Updated October 19, 2020
There are many healthcare cybersecurity risks, with ransomware being one of the most common threats affecting the industry today. Data breaches can lead to financial loss as well as a loss in your patient’s trust.
It’s critical to ensure that your entire infrastructure is secure including medical equipment and internet connected devices. Check out the top cyber threats in the healthcare industry so you can secure your business properly.
Limited cybersecurity budget
Healthcare organizations are prone to cybersecurity risks due to a limited budget. Medical equipment is expensive. You have to balance the need for new medical equipment and supplies with everything else. This means your cybersecurity budget is often an afterthought.
A recent study found that 5% of hospital IT budgets go to cybersecurity despite 82% of hospitals reporting breaches. Without the proper security measures in place, hackers can access critical information in no time. That brings us to the next major cybersecurity threat, ransomware, and malware.
Ransomware and Malware
According to SonicWALL’s Cyber Threat Report Mid-year update, ransomware is up 109% from last year in the United States. Healthcare organizations are a major target for cybercriminals because of the valuable, personal data collected.
Medical records tend to be more expensive on the black market as opposed to other types of personal records. Scammers are able to use stolen medical data for decades to carry out fraud schemes and to use them as blackmail.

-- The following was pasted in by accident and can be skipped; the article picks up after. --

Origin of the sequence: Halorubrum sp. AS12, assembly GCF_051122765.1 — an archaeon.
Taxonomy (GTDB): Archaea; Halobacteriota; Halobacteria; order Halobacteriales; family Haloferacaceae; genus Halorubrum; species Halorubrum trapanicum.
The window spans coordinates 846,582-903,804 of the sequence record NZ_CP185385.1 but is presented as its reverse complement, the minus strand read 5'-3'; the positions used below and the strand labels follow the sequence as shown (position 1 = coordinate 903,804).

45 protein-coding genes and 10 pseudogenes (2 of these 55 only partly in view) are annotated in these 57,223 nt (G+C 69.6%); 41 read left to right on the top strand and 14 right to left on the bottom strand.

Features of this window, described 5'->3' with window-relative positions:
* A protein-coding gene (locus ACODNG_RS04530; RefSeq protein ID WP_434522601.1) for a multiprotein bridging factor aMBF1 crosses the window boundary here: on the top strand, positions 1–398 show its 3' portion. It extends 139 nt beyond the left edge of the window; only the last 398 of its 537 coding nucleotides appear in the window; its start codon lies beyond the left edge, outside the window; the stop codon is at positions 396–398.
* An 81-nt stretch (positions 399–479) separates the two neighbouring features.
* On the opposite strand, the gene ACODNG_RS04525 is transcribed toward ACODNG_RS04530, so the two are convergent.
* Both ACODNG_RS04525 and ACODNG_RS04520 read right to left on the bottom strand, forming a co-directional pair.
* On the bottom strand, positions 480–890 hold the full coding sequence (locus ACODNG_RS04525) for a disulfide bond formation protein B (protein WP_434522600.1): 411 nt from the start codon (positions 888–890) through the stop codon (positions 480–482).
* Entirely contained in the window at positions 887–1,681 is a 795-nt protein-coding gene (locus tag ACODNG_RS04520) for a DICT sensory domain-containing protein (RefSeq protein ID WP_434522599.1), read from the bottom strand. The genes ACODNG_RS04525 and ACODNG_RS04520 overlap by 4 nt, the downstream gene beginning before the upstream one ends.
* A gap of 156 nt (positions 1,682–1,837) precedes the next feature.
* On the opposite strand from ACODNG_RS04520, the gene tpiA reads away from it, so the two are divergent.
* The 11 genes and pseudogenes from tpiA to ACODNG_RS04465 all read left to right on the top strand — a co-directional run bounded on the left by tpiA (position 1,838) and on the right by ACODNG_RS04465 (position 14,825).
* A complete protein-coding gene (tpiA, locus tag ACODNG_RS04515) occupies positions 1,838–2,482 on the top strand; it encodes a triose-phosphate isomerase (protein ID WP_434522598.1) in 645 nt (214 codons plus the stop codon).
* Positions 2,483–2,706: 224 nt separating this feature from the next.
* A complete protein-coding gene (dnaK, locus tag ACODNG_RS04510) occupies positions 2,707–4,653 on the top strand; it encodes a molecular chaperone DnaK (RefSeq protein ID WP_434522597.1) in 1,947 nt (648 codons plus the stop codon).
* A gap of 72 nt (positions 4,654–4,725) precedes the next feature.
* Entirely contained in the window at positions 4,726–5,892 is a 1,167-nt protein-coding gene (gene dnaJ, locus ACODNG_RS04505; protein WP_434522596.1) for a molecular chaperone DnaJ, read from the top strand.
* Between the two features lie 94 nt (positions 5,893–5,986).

Cybercriminals also know you need access to your patient’s data fast. They are counting on you to pay them a high ransom to avoid an even bigger loss due to downtime. Unfortunately, cybercriminals will continue to evolve their tactics in order to get their hands on your medical data.
As BYOD (Bring Your Own Device) increases in popularity, the risk of a data breach increases too. Having your staff bring their own laptops, cell phones, and tablets can be very beneficial, however, it also creates more opportunities for cybercriminals to gain access to your data.
Mobile devices can be easily lost or stolen, leaving important patient information vulnerable. There is also the issue of not being able to control what your employees download onto their devices. Applications can contain malware that creates gateways for cybercriminals. According to the Bitglass 2020 Personal Device Report, only 28% of organizations were certain that their users hadn’t downloaded malware over the last year.
Putting strict BYOD Policies in place, and more importantly enforcing them, can help prevent future breaches.
The Internet of Things (IoT) is changing the way the healthcare industry operates. From small wearables to entire operating room systems, new technological advances are being made every day.
With each new innovation comes new risks. Simple wearables, like heart monitors, record your patient’s personal health information. If proper security patches aren’t put in place, hackers can gain entry and be able to access your data.
It’s important to implement proper security measures for IoT devices and to educate your patients on security measures they can take at home as well.
Employees tend to be one of the largest causes of health care data breaches. Uneducated employees can make simple mistakes. One of the most common ways to infect your network is downloading email attachments that contain malware.
You need to frequently educate your employees on security policies and best practices. This will help you prevent a disaster from happening.
The healthcare industry will remain a hot target for cybercriminals. The best way to protect your patient’s data is to ensure you have the proper defenses in place.